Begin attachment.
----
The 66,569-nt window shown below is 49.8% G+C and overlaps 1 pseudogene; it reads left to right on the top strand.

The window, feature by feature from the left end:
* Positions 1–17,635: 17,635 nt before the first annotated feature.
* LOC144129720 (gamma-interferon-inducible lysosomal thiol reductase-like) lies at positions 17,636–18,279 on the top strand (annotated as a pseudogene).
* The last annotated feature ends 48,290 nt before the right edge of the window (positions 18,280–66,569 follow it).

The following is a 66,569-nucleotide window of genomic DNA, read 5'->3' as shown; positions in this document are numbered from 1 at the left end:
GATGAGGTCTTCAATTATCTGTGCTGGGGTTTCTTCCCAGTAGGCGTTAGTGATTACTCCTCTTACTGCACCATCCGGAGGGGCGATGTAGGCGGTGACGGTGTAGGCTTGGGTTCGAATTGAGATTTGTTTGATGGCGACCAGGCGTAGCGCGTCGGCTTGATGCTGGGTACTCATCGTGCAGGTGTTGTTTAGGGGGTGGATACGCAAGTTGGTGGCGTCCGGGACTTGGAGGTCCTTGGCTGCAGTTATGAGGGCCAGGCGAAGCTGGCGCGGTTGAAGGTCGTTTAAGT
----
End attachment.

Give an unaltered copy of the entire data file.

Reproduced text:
The 66,569-nt window shown below is 49.8% G+C and overlaps 1 pseudogene; it reads left to right on the top strand.

The window, feature by feature from the left end:
* Positions 1–17,635: 17,635 nt before the first annotated feature.
* LOC144129720 (gamma-interferon-inducible lysosomal thiol reductase-like) lies at positions 17,636–18,279 on the top strand (annotated as a pseudogene).
* The last annotated feature ends 48,290 nt before the right edge of the window (positions 18,280–66,569 follow it).

The following is a 66,569-nucleotide window of genomic DNA, read 5'->3' as shown; positions in this document are numbered from 1 at the left end:
GATGAGGTCTTCAATTATCTGTGCTGGGGTTTCTTCCCAGTAGGCGTTAGTGATTACTCCTCTTACTGCACCATCCGGAGGGGCGATGTAGGCGGTGACGGTGTAGGCTTGGGTTCGAATTGAGATTTGTTTGATGGCGACCAGGCGTAGCGCGTCGGCTTGATGCTGGGTACTCATCGTGCAGGTGTTGTTTAGGGGGTGGATACGCAAGTTGGTGGCGTCCGGGACTTGGAGGTCCTTGGCTGCAGTTATGAGGGCCAGGCGAAGCTGGCGCGGTTGAAGGTCGTTTAAGT